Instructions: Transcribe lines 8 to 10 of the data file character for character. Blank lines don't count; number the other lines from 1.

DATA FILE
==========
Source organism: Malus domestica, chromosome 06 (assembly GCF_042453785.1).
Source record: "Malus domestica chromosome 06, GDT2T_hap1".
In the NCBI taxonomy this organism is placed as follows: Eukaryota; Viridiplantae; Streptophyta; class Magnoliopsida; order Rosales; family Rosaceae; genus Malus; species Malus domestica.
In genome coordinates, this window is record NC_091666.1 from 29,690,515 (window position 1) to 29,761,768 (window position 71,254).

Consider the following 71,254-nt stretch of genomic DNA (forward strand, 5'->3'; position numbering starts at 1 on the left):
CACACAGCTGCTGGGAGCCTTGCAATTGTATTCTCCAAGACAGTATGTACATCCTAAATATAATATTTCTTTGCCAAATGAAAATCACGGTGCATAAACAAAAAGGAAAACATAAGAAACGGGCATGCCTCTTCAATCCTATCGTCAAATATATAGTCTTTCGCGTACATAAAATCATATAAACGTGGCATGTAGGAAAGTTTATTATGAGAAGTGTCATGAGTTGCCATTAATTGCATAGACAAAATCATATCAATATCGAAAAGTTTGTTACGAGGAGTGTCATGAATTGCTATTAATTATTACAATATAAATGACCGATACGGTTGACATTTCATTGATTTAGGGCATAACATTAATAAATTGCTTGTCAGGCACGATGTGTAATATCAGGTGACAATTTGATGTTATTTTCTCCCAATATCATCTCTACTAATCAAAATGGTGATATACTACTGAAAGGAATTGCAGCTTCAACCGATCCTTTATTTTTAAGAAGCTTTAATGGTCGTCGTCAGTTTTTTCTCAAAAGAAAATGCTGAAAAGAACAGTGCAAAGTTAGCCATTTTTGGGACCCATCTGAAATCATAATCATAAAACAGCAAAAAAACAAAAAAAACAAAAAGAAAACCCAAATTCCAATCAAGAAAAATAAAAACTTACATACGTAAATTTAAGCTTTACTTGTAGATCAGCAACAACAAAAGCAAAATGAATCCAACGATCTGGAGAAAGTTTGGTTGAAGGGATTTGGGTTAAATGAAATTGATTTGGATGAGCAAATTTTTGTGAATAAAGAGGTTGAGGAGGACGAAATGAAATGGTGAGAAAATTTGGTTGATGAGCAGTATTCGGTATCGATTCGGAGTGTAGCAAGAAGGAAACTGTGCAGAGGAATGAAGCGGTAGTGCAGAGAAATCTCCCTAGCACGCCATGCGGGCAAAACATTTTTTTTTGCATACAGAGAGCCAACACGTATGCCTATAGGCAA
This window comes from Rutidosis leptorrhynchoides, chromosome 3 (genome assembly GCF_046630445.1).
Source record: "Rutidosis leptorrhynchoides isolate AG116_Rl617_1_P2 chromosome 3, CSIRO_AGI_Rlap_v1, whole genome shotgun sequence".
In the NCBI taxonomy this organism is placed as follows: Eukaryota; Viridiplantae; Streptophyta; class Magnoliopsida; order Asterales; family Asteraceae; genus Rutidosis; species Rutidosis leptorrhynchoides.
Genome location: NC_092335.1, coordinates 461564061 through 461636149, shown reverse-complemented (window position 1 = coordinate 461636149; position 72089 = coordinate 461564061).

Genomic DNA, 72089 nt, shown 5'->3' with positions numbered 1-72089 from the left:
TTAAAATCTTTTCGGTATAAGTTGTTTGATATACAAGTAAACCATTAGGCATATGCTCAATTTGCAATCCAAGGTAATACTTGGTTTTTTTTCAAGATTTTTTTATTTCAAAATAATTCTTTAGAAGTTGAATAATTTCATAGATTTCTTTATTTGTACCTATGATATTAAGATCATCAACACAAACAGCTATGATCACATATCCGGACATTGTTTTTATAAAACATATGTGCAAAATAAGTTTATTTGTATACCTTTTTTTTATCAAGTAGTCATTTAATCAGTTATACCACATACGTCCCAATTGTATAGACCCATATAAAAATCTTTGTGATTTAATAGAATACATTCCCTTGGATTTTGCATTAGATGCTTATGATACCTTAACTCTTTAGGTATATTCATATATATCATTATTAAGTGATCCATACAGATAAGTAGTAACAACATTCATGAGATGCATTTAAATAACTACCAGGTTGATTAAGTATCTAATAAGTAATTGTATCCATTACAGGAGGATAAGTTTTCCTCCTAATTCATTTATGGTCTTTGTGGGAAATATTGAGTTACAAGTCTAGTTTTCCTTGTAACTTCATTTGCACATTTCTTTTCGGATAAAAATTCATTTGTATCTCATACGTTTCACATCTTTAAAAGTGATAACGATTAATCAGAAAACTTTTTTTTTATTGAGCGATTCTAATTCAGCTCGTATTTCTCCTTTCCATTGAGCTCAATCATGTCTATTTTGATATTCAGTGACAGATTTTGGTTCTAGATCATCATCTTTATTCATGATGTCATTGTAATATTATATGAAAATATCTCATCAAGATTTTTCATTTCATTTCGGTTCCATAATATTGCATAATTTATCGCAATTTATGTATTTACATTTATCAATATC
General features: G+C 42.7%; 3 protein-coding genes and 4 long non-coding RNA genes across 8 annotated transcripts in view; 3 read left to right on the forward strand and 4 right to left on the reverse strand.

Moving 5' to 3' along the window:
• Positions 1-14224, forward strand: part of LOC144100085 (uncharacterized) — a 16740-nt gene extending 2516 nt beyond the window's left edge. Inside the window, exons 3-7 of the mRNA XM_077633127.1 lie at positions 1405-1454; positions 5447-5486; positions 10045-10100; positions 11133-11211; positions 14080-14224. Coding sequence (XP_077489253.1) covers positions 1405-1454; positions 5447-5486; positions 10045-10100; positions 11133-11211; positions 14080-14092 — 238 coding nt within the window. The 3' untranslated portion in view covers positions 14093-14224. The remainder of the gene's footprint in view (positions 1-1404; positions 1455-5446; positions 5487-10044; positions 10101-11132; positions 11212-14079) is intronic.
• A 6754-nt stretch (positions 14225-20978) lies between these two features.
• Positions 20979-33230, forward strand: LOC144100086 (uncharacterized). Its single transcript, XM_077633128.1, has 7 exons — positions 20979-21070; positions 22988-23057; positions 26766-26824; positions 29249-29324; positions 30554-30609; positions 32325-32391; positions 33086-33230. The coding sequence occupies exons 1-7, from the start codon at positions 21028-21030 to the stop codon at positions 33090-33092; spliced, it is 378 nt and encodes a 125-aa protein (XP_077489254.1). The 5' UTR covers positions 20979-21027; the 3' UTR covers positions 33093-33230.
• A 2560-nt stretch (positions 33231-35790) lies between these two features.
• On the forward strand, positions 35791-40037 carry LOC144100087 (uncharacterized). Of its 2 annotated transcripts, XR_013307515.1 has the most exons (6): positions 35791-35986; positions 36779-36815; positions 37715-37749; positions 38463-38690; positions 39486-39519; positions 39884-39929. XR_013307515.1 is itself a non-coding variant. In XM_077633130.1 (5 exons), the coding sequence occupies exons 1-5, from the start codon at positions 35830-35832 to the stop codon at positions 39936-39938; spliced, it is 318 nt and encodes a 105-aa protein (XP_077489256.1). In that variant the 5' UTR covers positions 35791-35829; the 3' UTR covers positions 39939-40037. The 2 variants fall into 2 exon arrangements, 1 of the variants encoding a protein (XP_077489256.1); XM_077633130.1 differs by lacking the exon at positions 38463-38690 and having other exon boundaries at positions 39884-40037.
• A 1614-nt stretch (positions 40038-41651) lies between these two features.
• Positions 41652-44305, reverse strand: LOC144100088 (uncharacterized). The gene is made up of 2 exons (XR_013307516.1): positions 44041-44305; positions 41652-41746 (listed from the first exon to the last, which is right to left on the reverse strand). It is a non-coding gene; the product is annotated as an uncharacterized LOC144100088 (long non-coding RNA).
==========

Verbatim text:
Source record: "Rutidosis leptorrhynchoides isolate AG116_Rl617_1_P2 chromosome 3, CSIRO_AGI_Rlap_v1, whole genome shotgun sequence".
In the NCBI taxonomy this organism is placed as follows: Eukaryota; Viridiplantae; Streptophyta; class Magnoliopsida; order Asterales; family Asteraceae; genus Rutidosis; species Rutidosis leptorrhynchoides.
Genome location: NC_092335.1, coordinates 461564061 through 461636149, shown reverse-complemented (window position 1 = coordinate 461636149; position 72089 = coordinate 461564061).